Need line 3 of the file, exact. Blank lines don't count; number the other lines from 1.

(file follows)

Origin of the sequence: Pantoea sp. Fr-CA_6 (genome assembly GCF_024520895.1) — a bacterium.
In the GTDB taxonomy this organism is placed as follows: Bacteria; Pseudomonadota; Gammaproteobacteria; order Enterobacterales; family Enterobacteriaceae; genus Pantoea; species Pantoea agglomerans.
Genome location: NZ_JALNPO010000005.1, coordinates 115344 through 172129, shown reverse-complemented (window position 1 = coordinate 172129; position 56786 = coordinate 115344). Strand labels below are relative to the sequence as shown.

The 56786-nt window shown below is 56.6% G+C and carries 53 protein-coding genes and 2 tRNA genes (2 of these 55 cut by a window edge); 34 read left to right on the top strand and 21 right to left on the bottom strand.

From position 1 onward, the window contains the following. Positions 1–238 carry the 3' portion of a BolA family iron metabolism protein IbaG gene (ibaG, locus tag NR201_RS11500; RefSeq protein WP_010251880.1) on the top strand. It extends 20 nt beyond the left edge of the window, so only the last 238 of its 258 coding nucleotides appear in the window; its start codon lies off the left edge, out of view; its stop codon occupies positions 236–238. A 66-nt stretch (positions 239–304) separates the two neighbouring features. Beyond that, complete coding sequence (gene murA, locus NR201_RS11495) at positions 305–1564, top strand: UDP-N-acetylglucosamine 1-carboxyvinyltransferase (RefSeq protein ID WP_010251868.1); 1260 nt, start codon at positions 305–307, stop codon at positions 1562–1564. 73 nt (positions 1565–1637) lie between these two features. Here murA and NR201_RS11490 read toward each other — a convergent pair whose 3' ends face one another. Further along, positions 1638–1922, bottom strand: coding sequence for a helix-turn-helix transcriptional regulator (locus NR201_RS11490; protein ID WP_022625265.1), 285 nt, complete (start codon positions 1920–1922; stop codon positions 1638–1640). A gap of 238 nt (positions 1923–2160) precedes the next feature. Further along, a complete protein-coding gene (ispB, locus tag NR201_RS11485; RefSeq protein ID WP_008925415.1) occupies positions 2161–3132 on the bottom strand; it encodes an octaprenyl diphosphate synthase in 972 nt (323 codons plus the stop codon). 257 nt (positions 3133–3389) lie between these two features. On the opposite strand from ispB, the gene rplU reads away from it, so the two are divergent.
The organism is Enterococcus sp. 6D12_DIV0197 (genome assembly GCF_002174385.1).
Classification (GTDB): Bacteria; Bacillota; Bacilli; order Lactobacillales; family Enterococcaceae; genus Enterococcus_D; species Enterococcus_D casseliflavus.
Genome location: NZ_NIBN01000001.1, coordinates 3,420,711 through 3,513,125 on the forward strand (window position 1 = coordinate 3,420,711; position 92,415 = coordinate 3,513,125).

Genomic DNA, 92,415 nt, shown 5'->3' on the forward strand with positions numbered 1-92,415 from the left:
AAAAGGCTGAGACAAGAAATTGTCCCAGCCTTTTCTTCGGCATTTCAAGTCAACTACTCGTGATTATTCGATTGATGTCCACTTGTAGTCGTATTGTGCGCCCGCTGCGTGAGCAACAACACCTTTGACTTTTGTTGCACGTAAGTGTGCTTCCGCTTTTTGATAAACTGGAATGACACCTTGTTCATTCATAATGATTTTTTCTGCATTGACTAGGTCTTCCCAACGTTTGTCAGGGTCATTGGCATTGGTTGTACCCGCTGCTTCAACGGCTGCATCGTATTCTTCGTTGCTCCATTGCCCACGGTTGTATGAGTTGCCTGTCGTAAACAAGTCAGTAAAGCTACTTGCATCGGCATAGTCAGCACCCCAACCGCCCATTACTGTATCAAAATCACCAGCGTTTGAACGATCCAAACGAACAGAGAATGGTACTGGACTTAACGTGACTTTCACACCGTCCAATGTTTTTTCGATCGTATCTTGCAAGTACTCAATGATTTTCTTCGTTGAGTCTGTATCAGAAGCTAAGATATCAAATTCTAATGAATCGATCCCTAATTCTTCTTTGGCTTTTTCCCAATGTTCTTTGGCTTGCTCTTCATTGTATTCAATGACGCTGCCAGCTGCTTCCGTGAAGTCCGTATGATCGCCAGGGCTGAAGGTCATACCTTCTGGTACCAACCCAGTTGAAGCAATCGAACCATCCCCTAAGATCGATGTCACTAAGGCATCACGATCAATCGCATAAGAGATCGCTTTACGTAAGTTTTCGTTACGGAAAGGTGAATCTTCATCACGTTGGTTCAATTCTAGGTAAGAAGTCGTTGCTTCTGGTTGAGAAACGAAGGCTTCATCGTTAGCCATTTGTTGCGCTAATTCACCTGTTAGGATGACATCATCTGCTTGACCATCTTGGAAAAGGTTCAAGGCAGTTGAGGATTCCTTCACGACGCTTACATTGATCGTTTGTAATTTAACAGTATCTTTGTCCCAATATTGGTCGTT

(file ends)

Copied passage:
Genome location: NZ_JALNPO010000005.1, coordinates 115344 through 172129, shown reverse-complemented (window position 1 = coordinate 172129; position 56786 = coordinate 115344). Strand labels below are relative to the sequence as shown.